When Max Scherzer decided not to play in the World Baseball Classic because of what he and the team called a "stress fracture in his right ring finger," something seemed odd. Scherzer is not one to be derailed by minor impediments such as a sore knuckle. Plus, he did not pitch like an injured man down the stretch of what became a Cy Young Award-winning season.
But official word from Scherzer and unofficial word from those familiar with the situation is that Scherzer did, indeed, feel the trouble midway through last season. As he said in the statement he released on Twitter, the trouble did not affect his pitching, so Scherzer continued to pitch. It did not go away, so he decided not to pitch for Team USA in the World Baseball Classic, which might turn out well for the Nationals.
The WBC felt like a dangerous endeavor for Scherzer, who treasures big moments. Determination such as his is exactly what a team should want in an ace, but it is also the result of an unrelenting competitive spirit. If Scherzer found himself in a win-or-go-home game in an international competition, he would be unlikely to dial himself down with an eye toward the major league season.
"I've seen different games and videos where the fans are going crazy, especially for the Latin American countries," Scherzer said in December. "It seems like those fans are crazy out there. Seems like an environment that I want to pitch in."
But while Nationals General Manager Mike Rizzo has reiterated his support of Team USA and his willingness to let his players participate, he must feel some relief that Scherzer will not. No one has thrown more innings in the past five seasons than Scherzer. No Nationals starter is guaranteed more money over the next five seasons than Scherzer. No starter is more crucial to the health of his rotation -- and perhaps his entire roster -- than Scherzer. His decisions to commit to the WBC, then pull out, casts a spotlight on an unheralded part of Scherzer's value to the Nationals: health risk management.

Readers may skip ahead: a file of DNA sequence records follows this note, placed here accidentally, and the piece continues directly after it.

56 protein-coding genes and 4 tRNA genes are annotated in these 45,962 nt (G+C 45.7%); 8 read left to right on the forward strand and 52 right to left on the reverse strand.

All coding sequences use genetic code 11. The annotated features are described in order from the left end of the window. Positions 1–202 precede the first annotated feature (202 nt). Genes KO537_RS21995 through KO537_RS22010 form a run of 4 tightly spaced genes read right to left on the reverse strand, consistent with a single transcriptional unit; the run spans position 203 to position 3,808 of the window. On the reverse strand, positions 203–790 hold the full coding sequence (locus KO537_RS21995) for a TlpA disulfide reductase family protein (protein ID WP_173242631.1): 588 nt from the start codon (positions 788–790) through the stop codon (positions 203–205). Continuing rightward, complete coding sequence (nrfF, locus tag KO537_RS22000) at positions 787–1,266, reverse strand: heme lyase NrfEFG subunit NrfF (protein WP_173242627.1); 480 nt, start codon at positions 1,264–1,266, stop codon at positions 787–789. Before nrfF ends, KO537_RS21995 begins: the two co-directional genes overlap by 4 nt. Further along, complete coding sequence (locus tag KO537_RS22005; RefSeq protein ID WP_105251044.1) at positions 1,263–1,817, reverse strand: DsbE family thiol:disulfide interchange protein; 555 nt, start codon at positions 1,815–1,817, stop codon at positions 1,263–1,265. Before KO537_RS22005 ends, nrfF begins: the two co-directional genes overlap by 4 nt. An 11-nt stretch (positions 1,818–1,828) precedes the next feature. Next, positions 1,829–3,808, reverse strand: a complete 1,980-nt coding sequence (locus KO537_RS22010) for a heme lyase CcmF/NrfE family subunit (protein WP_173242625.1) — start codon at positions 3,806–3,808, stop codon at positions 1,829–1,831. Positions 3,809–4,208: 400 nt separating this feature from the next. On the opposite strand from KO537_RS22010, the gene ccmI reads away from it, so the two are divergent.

Often, a player's ability to stay healthy depends on toughness, luck or circumstances beyond a player's control. But Scherzer, though tough and certainly lucky of late, also has a profound awareness of the difference between being hurt and being injured. Scherzer dealt with a jammed finger early in the 2015 season, and had to push a start back because of it. Otherwise, he has avoided schedule-altering trouble beside fatigue.
But Scherzer has not been perfectly healthy throughout those two seasons, because no baseball player stays perfectly healthy through eight months of work. Like many players, Scherzer generally does not admit he pitched with a nick here or a bruise there. But he is meticulous and dogged in self-assessment. At one point last season, for example, Scherzer noticed the process of throwing his change-up was taking a little more out of him than usual, and that he was feeling strain in places he did not usually feel it. He checked the video, identified the problem, and worked to tweak his delivery with a near imperceptible shift in his arm path.
Scherzer has said he can often pitch through a nick here and there without concern of greater injury because he is aware of ways in which he might compensate and able to adjust around them. That does not mean his mechanics are garrisoned against occasional devolution. But he does know how to tinker. He will not have to tinker through the WBC now, or wrestle with his own competitiveness and self-preservation instincts at the same time.
Instead, he will rehab his ring finger (whatever that entails) and expects to be fully ready for spring training. Instead of being tempted to call on his full arsenal in February, Scherzer can ramp up slowly, his preferred approach to spring training. Instead of having to be cautious in navigating those high-energy environments that drew him to the WBC, Scherzer will begin his year with a similarly exciting bout of live batting practice or two.